Things tend to happen in pairs... Back in 1998 it was a disaster movie based on asteroids. Dreamworks had this movie, Deep Impact while only two months later Touchstone Pictures released the Bruce Willis movie Armageddon. In the end Armageddon won at the box office while Deep Impact won out in the reviews and scientific accuracy stakes. Anyway, this review is about Deep Impact, so let's get started.
Fourteen-year-old Leo Beiderman did not expect to make an earth-shattering discovery when he joined his high school astronomy club. He didn't expect to make any discoveries at all; he simply hoped that classmate Sarah Hotchner would discover him. Yet a photograph he takes through his small telescope makes him co-discoverer of Comet Wolf-Beiderman... a comet that scientists determine is on a fatal collision course with the Earth.
Looking at the movie today the visual effects in Deep Impact are a bit of a mixed bag. At the time of theatrical release these were groundbreaking but twelve years later they don't quite have the same impact. While these days CG isn't even "noticed" by the masses (have a look at Avatar, who would think that's almost a complete CG movie!) but back when Deep Impact was being developed CG was still cutting edge technology where the latest techniques were being learnt. What we see in this film was more then jaw dropping back in 1998. Some scenes such as those on or near the comet are superb today however some of the tidal wave effects don't hold up so well. Indeed water is one of the hardest things to accurately recreate in visual effect to this day. Don't expect any 2012 styled jaw-dropping scenes, but what is here is still solid enough.
I really do enjoy Deep Impact. It's not all action, there's some good character development and as a disaster movie it's pretty solid. The best, no, but still great.
Deep Impact is presented on Blu-Ray in the original aspect ratio of 2.35:1 using the AVC MPEG-4 codec. Naturally the film is presented in the standard 1920 x 1080p resolution and the film typically runs at a very high bitrate over 30Mbps, even in the slower, more static screens. Now this isn't the most sparkly, nor the sharpest movies we've ever seen but the Blu-Ray offers a much better colour reproduction and level of sharpness over the DVD. Some scenes, particularly those when flying to the comet, are quite spectacular indeed.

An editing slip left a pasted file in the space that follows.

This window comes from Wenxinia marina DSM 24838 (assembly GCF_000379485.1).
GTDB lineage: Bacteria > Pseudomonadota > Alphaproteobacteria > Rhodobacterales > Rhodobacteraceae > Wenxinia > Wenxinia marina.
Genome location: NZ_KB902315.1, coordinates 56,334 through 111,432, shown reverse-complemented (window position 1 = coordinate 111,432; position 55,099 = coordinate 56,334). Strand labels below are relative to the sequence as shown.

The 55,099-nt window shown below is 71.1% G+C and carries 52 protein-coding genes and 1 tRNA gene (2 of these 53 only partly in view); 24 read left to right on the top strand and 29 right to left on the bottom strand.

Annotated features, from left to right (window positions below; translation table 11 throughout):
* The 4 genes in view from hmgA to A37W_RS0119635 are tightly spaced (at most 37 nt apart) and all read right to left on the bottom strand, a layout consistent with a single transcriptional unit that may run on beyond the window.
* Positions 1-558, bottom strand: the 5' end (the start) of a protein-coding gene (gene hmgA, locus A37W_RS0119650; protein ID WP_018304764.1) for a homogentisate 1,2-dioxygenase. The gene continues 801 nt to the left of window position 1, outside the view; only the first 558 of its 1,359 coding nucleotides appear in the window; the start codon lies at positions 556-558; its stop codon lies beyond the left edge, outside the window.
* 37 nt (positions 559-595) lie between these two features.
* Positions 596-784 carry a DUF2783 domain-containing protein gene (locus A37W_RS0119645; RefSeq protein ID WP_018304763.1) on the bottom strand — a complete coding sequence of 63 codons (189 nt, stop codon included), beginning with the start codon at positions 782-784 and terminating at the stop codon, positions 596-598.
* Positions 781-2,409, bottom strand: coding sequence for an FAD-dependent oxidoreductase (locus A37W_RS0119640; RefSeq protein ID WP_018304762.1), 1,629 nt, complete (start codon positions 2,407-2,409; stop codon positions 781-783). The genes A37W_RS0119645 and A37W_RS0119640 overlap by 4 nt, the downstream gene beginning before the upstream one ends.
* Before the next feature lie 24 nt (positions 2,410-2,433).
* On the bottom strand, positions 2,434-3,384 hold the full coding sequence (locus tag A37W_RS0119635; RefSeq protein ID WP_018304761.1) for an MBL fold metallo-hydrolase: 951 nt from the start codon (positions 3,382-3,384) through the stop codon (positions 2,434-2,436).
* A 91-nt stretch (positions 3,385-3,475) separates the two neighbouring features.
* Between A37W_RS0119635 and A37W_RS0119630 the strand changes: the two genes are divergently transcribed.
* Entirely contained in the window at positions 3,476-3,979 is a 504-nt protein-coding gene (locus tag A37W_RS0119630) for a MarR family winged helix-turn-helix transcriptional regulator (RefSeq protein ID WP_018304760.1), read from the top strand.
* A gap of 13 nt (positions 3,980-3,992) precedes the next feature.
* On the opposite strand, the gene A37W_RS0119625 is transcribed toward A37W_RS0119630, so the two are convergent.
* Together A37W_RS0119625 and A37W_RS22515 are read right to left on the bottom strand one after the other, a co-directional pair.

Preparing For The End (8:56): This featurette looks at the possibility of a comet coming into contact with the earth and hiring the actors for the film.
Making an Impact (12:08): This looks at the filming of the movie, and the difficulties of shooting in Washington DC and working out the storyboards and visual effects including the space sequences.
Creating the Perfect Traffic Jam (6:14): We now move onto a look at creating the freeway sequence on an unopened freeway. They moved in thousands of cars to fill around a mile of freeway with a traffic jam and even got an AM radio frequency to talk to everyone in the cars via their radios. Impressive and quite spectacular.
Parting Thoughts (4:50): The director discusses the test screenings and the need to dramatically cut down the length. Also discussed is the passing of Dietrich Lohmann who got very ill during filming and had to bow out as well as a few thoughts from the writers who worked on the movie.
Teaser Trailer (1:59/HD): The teaser trailer for the film in HD.
Trailer (3:35/HD): The Theatrical trailer for the film which is actually rather lengthy and spoiler filled looking back.
Review By: Dave Warner